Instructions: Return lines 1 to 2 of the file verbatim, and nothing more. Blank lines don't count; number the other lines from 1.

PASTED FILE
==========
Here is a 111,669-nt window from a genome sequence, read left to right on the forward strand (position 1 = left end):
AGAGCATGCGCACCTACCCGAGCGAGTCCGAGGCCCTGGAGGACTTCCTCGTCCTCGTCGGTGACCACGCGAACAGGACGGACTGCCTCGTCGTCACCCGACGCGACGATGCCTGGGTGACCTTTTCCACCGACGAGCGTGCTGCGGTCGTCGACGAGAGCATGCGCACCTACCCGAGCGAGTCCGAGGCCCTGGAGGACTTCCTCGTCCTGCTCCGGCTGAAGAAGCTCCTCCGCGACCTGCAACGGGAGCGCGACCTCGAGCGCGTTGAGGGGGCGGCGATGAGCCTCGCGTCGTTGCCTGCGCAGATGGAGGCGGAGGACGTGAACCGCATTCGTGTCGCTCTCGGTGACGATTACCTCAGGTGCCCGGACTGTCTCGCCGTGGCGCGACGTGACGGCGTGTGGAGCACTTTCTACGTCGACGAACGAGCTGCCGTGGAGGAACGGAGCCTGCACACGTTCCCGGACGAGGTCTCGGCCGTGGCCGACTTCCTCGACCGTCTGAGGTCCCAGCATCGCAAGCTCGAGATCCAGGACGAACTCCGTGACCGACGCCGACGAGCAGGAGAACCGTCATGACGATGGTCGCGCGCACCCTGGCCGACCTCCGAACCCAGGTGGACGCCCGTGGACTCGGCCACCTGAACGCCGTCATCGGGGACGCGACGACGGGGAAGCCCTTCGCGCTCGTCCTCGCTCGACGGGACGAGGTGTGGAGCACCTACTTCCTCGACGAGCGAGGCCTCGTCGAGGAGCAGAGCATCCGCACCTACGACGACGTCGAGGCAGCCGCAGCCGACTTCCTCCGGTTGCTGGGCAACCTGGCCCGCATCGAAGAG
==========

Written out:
Here is a 111,669-nt window from a genome sequence, read left to right on the forward strand (position 1 = left end):
AGAGCATGCGCACCTACCCGAGCGAGTCCGAGGCCCTGGAGGACTTCCTCGTCCTCGTCGGTGACCACGCGAACAGGACGGACTGCCTCGTCGTCACCCGACGCGACGATGCCTGGGTGACCTTTTCCACCGACGAGCGTGCTGCGGTCGTCGACGAGAGCATGCGCACCTACCCGAGCGAGTCCGAGGCCCTGGAGGACTTCCTCGTCCTGCTCCGGCTGAAGAAGCTCCTCCGCGACCTGCAACGGGAGCGCGACCTCGAGCGCGTTGAGGGGGCGGCGATGAGCCTCGCGTCGTTGCCTGCGCAGATGGAGGCGGAGGACGTGAACCGCATTCGTGTCGCTCTCGGTGACGATTACCTCAGGTGCCCGGACTGTCTCGCCGTGGCGCGACGTGACGGCGTGTGGAGCACTTTCTACGTCGACGAACGAGCTGCCGTGGAGGAACGGAGCCTGCACACGTTCCCGGACGAGGTCTCGGCCGTGGCCGACTTCCTCGACCGTCTGAGGTCCCAGCATCGCAAGCTCGAGATCCAGGACGAACTCCGTGACCGACGCCGACGAGCAGGAGAACCGTCATGACGATGGTCGCGCGCACCCTGGCCGACCTCCGAACCCAGGTGGACGCCCGTGGACTCGGCCACCTGAACGCCGTCATCGGGGACGCGACGACGGGGAAGCCCTTCGCGCTCGTCCTCGCTCGACGGGACGAGGTGTGGAGCACCTACTTCCTCGACGAGCGAGGCCTCGTCGAGGAGCAGAGCATCCGCACCTACGACGACGTCGAGGCAGCCGCAGCCGACTTCCTCCGGTTGCTGGGCAACCTGGCCCGCATCGAAGAG